Credit Suisse-UBS deal offers hope, but bank doubts persist

Credit Suisse shares plummeted on Monday after Swiss authorities reached an agreement with Credit Suisse’s larger competitor UBS to purchase the struggling bank at a discount. Yet, European bank stocks and the broader market advanced as investors pondered if efforts to bolster banks can prevent more disruptions to the global financial system.

Credit Suisse shares finished roughly 56% down a day after UBS announced it would acquire its sister Swiss bank for a lowball price of 3 billion Swiss francs ($3.25 billion). Credit Suisse’s troubles originate from concerns over its internal controls. The shares traded close to the price at which they are valued in the transaction.

In an effort to prevent more unrest following the failure of two U.S. banks, Swiss officials arranged the transaction. The transaction was disclosed late Sunday, a sign of the intense, behind-the-scenes negotiations to address the matter before the markets opened.

Uncertainty remains as to how the merger will affect the merged company and what the future holds for the broader banking industry. According to analysts, some recent forced bank mergers did not benefit shareholders in the long term.

It is possible that no other banks would encounter difficulties, but it is also feasible that “we just proceed from one weak institution to the next,” according to Vicky Redwood, senior economic consultant at Capital Economics.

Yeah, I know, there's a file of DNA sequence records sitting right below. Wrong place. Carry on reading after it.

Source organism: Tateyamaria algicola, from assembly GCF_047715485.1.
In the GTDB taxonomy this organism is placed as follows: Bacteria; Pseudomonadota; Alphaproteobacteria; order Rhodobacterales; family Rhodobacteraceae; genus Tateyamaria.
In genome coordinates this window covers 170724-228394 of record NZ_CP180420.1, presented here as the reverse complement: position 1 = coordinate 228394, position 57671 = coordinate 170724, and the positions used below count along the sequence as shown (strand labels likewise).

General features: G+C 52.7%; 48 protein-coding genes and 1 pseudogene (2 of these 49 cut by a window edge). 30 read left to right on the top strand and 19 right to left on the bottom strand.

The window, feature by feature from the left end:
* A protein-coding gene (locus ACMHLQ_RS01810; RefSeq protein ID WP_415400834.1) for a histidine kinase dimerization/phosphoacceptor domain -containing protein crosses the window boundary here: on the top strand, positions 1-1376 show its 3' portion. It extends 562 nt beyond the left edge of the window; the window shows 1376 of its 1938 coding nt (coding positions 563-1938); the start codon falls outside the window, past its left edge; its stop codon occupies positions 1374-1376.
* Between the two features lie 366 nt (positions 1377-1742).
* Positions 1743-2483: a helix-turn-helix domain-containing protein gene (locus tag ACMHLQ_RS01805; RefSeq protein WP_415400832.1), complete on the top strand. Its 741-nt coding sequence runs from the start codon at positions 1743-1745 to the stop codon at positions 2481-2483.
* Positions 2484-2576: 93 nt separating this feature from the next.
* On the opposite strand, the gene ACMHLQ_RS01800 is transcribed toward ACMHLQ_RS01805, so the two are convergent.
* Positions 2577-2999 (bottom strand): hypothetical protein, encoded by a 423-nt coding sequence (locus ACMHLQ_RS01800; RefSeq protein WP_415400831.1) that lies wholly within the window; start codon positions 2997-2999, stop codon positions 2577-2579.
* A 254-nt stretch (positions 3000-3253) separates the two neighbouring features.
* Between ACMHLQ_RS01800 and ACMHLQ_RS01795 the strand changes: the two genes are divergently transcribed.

There are no other apparent prospects like Credit Suisse, but it is “difficult to forecast where issues may develop,” she added.

On the Swiss stock market, UBS shares originally declined but closed up 1.3%. The agreement sent other European bank stocks tumbling, with only a few recovering their losses. Germany’s Deutsche Bank, France’s BNP Paribas, and Italy’s UniCredit all closed with gains, while London’s Barclays fell 2.3%.

The Swiss government pushed UBS to acquire its smaller competitor after a central bank proposal for Credit Suisse to borrow up to 54 billion Swiss francs ($50 billion) failed to reassure investors and consumers last week.

Unlike the vulnerabilities that brought down Silicon Valley Bank and Signature Bank in the United States, notably excessive interest rates, many of Credit Suisse’s troubles were unique. These U.S. failures have increased concerns about the stability of other global financial institutions, including the already troubled Swiss bank.